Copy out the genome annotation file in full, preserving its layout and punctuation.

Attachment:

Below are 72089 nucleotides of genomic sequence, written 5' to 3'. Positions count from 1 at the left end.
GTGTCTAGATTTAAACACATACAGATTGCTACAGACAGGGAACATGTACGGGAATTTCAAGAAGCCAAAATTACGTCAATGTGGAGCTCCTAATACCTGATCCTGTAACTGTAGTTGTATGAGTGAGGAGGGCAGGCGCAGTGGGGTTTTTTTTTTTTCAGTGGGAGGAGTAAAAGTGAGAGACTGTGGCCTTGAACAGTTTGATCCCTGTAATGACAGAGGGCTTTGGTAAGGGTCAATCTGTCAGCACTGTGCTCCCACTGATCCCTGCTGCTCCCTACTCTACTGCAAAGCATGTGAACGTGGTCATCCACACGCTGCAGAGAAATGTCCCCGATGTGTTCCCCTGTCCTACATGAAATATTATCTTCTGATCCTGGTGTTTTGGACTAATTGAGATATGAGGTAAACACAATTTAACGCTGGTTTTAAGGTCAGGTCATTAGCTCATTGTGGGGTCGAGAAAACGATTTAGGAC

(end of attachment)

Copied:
Below are 72089 nucleotides of genomic sequence, written 5' to 3'. Positions count from 1 at the left end.
GTGTCTAGATTTAAACACATACAGATTGCTACAGACAGGGAACATGTACGGGAATTTCAAGAAGCCAAAATTACGTCAATGTGGAGCTCCTAATACCTGATCCTGTAACTGTAGTTGTATGAGTGAGGAGGGCAGGCGCAGTGGGGTTTTTTTTTTTTCAGTGGGAGGAGTAAAAGTGAGAGACTGTGGCCTTGAACAGTTTGATCCCTGTAATGACAGAGGGCTTTGGTAAGGGTCAATCTGTCAGCACTGTGCTCCCACTGATCCCTGCTGCTCCCTACTCTACTGCAAAGCATGTGAACGTGGTCATCCACACGCTGCAGAGAAATGTCCCCGATGTGTTCCCCTGTCCTACATGAAATATTATCTTCTGATCCTGGTGTTTTGGACTAATTGAGATATGAGGTAAACACAATTTAACGCTGGTTTTAAGGTCAGGTCATTAGCTCATTGTGGGGTCGAGAAAACGATTTAGGAC